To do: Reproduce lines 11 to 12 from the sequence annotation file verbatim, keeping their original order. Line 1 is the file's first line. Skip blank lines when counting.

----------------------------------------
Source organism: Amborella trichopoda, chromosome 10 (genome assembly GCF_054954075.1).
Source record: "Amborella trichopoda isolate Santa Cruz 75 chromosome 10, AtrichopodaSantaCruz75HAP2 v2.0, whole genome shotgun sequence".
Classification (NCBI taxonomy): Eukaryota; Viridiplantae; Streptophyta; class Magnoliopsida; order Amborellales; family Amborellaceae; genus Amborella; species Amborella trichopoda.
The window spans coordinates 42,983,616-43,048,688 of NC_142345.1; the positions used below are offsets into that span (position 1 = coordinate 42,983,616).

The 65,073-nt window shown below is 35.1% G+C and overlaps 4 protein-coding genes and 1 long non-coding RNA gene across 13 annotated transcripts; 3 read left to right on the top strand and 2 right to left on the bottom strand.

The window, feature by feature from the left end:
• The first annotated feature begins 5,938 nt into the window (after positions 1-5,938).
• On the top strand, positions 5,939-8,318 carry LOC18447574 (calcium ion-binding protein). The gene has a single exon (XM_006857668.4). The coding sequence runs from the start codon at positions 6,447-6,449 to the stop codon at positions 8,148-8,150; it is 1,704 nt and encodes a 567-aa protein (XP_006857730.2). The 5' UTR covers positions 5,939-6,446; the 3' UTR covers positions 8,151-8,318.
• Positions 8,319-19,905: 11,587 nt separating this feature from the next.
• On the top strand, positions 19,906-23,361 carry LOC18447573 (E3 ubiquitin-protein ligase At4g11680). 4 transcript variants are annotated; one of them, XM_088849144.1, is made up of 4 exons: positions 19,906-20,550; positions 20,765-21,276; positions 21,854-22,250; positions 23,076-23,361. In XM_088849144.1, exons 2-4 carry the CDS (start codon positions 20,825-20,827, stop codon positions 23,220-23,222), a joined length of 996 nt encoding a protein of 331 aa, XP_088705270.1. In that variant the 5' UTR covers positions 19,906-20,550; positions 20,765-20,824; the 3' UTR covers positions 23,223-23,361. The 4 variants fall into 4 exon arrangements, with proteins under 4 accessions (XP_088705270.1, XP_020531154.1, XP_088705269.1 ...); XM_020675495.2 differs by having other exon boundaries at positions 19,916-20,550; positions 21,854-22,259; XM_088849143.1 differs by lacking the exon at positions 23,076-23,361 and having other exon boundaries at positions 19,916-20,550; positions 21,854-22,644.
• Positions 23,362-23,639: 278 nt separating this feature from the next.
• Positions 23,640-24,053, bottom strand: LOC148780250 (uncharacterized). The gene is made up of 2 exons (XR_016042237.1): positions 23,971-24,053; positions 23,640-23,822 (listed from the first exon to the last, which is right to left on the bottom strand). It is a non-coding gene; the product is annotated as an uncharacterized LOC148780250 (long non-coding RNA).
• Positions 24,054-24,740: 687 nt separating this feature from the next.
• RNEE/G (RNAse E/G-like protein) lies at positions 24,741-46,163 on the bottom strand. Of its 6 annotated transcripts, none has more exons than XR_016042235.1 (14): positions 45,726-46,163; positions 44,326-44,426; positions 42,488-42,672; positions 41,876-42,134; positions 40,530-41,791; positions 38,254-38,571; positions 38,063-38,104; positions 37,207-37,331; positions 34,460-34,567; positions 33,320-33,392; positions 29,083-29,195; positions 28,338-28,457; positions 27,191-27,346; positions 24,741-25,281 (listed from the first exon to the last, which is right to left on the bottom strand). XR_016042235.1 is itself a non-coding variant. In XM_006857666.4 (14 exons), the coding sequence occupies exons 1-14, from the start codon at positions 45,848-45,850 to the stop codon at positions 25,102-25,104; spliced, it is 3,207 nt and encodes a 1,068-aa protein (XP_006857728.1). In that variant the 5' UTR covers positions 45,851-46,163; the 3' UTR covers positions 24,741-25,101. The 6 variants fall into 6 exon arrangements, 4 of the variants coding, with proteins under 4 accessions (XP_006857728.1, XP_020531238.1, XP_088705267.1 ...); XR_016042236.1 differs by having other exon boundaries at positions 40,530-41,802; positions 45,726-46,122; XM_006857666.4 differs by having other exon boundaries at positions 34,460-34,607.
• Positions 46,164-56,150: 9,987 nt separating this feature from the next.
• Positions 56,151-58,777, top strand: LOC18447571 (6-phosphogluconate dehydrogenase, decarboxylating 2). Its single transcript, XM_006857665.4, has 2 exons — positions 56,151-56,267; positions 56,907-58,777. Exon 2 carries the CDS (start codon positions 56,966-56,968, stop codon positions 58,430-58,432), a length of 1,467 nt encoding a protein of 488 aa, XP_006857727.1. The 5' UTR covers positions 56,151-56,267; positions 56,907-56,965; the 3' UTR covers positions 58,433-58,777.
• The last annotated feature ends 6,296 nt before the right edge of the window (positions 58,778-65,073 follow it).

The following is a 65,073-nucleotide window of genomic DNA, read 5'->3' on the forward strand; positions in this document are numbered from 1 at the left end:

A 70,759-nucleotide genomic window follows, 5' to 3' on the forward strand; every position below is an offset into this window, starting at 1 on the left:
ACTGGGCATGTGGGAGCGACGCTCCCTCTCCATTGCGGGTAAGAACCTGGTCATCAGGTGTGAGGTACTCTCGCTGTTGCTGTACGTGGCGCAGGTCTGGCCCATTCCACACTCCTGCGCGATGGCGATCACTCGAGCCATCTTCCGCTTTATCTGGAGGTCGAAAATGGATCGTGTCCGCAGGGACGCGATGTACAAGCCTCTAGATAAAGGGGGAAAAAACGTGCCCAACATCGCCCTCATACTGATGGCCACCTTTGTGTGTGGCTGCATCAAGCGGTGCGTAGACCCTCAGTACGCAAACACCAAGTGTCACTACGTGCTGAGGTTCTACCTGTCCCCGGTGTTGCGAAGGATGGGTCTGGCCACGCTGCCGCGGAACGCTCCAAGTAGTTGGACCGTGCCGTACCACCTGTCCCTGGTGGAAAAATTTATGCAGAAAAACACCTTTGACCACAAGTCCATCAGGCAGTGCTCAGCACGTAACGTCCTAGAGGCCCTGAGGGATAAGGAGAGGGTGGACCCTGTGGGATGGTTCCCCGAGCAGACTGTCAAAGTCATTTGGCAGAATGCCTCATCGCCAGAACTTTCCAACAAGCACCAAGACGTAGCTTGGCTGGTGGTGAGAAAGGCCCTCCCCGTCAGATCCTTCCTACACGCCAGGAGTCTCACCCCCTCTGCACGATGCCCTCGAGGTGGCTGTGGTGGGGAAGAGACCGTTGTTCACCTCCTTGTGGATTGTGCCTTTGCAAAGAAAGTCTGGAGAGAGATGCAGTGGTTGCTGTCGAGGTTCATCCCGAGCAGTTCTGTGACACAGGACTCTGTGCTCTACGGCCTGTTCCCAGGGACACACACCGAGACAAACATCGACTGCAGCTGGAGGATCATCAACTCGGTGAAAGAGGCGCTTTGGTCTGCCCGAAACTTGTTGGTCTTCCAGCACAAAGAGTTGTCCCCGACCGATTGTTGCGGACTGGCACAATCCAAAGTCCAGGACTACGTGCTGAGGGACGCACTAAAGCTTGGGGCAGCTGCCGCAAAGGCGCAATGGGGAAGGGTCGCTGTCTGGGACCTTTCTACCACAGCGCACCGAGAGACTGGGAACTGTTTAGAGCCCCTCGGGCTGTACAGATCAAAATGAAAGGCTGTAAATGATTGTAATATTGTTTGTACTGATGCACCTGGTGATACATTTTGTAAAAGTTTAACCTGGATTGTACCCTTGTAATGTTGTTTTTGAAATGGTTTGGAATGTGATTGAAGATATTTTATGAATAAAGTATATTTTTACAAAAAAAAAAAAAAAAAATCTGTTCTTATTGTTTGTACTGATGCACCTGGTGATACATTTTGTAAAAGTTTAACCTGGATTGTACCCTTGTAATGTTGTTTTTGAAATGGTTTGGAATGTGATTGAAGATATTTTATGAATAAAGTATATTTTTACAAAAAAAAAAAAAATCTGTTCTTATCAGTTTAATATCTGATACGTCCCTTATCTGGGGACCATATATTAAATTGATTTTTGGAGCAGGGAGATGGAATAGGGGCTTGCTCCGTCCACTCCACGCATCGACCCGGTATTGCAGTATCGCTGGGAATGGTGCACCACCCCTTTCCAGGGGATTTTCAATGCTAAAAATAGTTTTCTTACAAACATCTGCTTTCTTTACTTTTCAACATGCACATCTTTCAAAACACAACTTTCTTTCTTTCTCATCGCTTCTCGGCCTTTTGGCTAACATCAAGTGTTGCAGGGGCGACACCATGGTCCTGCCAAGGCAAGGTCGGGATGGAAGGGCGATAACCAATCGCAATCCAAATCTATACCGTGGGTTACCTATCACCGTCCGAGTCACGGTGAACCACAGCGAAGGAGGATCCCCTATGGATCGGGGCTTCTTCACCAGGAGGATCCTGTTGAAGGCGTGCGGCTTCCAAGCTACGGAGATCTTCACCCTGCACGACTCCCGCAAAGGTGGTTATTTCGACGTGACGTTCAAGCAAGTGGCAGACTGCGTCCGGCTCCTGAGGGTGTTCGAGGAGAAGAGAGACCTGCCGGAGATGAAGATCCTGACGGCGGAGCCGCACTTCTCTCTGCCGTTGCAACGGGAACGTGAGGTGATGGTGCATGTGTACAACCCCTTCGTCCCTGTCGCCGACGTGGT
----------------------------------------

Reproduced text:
• Positions 23,362-23,639: 278 nt separating this feature from the next.
• Positions 23,640-24,053, bottom strand: LOC148780250 (uncharacterized). The gene is made up of 2 exons (XR_016042237.1): positions 23,971-24,053; positions 23,640-23,822 (listed from the first exon to the last, which is right to left on the bottom strand). It is a non-coding gene; the product is annotated as an uncharacterized LOC148780250 (long non-coding RNA).